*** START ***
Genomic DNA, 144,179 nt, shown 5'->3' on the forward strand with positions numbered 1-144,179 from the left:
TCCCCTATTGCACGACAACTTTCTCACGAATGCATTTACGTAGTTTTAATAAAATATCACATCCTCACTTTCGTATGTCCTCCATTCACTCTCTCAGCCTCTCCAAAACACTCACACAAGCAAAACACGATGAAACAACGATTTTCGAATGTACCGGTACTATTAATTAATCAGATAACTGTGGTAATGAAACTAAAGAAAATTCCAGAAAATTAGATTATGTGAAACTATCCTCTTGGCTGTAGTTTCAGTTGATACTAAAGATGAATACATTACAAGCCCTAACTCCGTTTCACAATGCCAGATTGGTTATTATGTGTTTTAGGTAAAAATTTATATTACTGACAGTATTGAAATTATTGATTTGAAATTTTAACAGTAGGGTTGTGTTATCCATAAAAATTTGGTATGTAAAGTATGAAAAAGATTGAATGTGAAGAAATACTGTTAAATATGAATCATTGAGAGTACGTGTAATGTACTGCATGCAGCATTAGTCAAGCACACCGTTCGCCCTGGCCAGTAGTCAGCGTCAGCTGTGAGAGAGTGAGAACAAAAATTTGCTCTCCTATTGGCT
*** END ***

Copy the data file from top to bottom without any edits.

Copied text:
Genomic DNA, 144,179 nt, shown 5'->3' on the forward strand with positions numbered 1-144,179 from the left:
TCCCCTATTGCACGACAACTTTCTCACGAATGCATTTACGTAGTTTTAATAAAATATCACATCCTCACTTTCGTATGTCCTCCATTCACTCTCTCAGCCTCTCCAAAACACTCACACAAGCAAAACACGATGAAACAACGATTTTCGAATGTACCGGTACTATTAATTAATCAGATAACTGTGGTAATGAAACTAAAGAAAATTCCAGAAAATTAGATTATGTGAAACTATCCTCTTGGCTGTAGTTTCAGTTGATACTAAAGATGAATACATTACAAGCCCTAACTCCGTTTCACAATGCCAGATTGGTTATTATGTGTTTTAGGTAAAAATTTATATTACTGACAGTATTGAAATTATTGATTTGAAATTTTAACAGTAGGGTTGTGTTATCCATAAAAATTTGGTATGTAAAGTATGAAAAAGATTGAATGTGAAGAAATACTGTTAAATATGAATCATTGAGAGTACGTGTAATGTACTGCATGCAGCATTAGTCAAGCACACCGTTCGCCCTGGCCAGTAGTCAGCGTCAGCTGTGAGAGAGTGAGAACAAAAATTTGCTCTCCTATTGGCT